An Introduction to Master Service Agreements (MSAs)
The contract negotiation process can be extremely time consuming for both vendors and clients. So when these two parties need to work together for a long period of time, they may be daunted by the number of contracts they will have to negotiate.
But there is good news for the contract weary: master services agreements. These contracts can help save time and money on all sides, while making the working relationship more efficient, productive, and enjoyable. Read on to learn how.
What is an MSA?
A master service agreement (MSA) is a contract that establishes the fundamental agreements between two parties. MSAs allow vendors and clients to agree on basic terms at the outset of a business relationship, which can drastically speed up the negotiation process for future projects and contracts. This streamlined process for subsequent contracts saves time and money for everyone involved. This makes MSAs a popular form of contract for all types of businesses.
With the more contentious sections settled, any later modifications to the agreement can focus on issues directly related to specific projects. In other situations, the MSA may be the only contract that governs a whole series of smaller projects, allowing both parties to totally avoid contract negotiations once the MSA is signed.
What is included in an MSA
While each MSA will vary slightly depending on the needs of the agreement, most MSA contracts have the same core sections and clauses. These basic elements provide a framework for all future contracts.
An MSA generally contains the following elements:
Scope of work
The section of an MSA where the actual work to be performed is described. The scope of work ensures that both parties understand what will be delivered, as well as protects the vendor from being expected to do work that was not agreed to.
Also known as a non-disclosure agreement or clause, this section of an MSA protects intellectual property and other proprietary information from being disclosed. Confidentiality agreements are generally used to protect the client, but they can also be used to keep a vendor’s proprietary practices confidential.
For projects that require work to be done at a physical location, the MSA’s geography section will define where the work will be performed. Work that is done entirely remotely may not require a geography clause.
Product delivery requirements
The timeline on which projects will be completed and delivered to the client. The MSA can define a single deadline or a series of milestones. The product delivery requirements will also spell out what happens if deadlines are not met.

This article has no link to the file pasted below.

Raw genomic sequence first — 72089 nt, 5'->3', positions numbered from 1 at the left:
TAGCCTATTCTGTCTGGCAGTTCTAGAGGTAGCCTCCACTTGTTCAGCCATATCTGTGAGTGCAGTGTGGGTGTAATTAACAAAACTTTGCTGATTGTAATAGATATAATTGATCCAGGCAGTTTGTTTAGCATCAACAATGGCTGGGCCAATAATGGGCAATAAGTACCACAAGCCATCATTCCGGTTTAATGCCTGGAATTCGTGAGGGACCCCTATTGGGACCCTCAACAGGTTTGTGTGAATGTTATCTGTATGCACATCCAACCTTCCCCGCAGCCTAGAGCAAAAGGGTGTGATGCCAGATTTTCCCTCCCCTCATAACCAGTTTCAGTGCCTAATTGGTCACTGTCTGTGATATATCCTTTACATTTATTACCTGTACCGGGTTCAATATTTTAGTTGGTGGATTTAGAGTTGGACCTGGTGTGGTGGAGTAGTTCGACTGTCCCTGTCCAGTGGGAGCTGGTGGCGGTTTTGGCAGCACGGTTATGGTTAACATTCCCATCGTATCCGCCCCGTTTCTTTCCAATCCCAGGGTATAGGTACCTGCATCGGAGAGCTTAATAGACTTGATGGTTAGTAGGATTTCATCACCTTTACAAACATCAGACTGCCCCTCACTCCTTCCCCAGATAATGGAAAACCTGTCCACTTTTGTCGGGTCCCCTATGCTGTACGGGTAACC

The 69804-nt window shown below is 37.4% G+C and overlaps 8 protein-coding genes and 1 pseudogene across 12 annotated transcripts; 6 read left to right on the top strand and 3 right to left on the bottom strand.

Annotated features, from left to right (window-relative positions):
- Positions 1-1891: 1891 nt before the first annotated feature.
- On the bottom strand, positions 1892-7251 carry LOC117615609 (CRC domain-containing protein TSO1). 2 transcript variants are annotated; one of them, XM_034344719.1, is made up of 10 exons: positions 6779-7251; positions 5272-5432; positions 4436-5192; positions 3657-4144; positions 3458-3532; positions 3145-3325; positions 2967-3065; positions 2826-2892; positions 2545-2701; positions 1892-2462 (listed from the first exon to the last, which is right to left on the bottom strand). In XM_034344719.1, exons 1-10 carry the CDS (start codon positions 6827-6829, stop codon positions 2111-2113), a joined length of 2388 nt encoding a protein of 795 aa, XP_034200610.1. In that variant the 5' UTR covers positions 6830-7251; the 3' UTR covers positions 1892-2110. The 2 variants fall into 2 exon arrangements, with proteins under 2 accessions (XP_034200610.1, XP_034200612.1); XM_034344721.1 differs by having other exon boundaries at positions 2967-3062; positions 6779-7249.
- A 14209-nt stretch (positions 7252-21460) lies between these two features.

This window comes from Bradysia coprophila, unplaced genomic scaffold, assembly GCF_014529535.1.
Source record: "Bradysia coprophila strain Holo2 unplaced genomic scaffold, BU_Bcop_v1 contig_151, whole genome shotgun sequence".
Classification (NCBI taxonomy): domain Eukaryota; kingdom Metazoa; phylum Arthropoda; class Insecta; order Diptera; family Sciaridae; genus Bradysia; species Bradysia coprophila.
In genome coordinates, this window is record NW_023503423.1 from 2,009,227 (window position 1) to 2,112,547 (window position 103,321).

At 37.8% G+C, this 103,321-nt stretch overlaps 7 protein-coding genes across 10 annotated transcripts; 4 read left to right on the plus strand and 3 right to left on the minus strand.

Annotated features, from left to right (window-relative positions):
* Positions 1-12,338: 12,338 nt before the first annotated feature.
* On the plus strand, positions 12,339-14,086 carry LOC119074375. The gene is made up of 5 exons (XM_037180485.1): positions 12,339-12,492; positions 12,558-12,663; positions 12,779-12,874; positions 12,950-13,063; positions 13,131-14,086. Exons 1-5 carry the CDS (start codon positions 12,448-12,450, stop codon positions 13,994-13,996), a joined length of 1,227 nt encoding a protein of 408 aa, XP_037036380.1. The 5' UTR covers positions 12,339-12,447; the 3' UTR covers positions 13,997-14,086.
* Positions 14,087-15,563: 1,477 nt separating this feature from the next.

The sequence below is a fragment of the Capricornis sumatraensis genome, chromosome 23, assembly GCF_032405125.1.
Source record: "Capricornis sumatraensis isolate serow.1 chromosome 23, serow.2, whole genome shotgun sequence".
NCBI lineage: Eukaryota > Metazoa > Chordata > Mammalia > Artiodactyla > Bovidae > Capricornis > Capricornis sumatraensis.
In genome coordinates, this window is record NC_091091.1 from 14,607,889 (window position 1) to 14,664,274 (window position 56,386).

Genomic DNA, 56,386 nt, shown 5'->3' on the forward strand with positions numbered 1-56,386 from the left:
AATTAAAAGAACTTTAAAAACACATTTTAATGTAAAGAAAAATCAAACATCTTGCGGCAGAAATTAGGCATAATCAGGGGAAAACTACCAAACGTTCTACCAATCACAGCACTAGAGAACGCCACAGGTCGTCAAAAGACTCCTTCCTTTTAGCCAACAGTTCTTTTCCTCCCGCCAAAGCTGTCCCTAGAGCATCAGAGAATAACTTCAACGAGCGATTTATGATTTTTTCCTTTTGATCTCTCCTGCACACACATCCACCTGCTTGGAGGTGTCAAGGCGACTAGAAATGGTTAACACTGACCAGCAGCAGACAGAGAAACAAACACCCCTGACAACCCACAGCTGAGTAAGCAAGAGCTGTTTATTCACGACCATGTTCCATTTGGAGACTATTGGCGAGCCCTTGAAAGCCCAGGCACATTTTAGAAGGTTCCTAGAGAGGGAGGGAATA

This clause describes the criteria for the quality of the work performed. The more thorough and precise this clause is, the less likely it is there will be a misunderstanding between the client and vendor about what constitutes acceptable quality.
Intellectual property rights
This specifies who retains the rights to the finished product. It also generally covers any derivative products generated during or after the project. Ownership often goes to the client, however retention of rights can sometimes be included as part of the vendor’s compensation.
The total amount to be paid and the cadence of payment is defined in this section. Payment terms will also outline any penalties for late payments or conditions on which the client has a right to withhold payment.
Taxes and fees
This section details who pays any applicable taxes related to the projects governed by the MSA. It can also specify who pays non-tax fees, penalties, or other one-time payments.
Limitations of liability
A limitation of liability clause protects each party from direct legal responsibility in case something goes wrong with the project.
Distinct from the geography clause, the venue clause designates which location’s laws will govern any legal dispute. The venue is generally designated as the jurisdiction of the client.
The warranty is an assurance from the vendor that all deliverables will be free from defects.
If the deliverable causes the client to have a loss, or a project causes the vendor to have a loss, the MSA’s indemnification clause outlines what compensation, if any, is owed.
Description of the type of insurance policy the vendor must have. An MSA will usually require general liability insurance, and may include other types of policies related to the type of work being performed.
These are the conditions under which the MSA can be terminated by either party.
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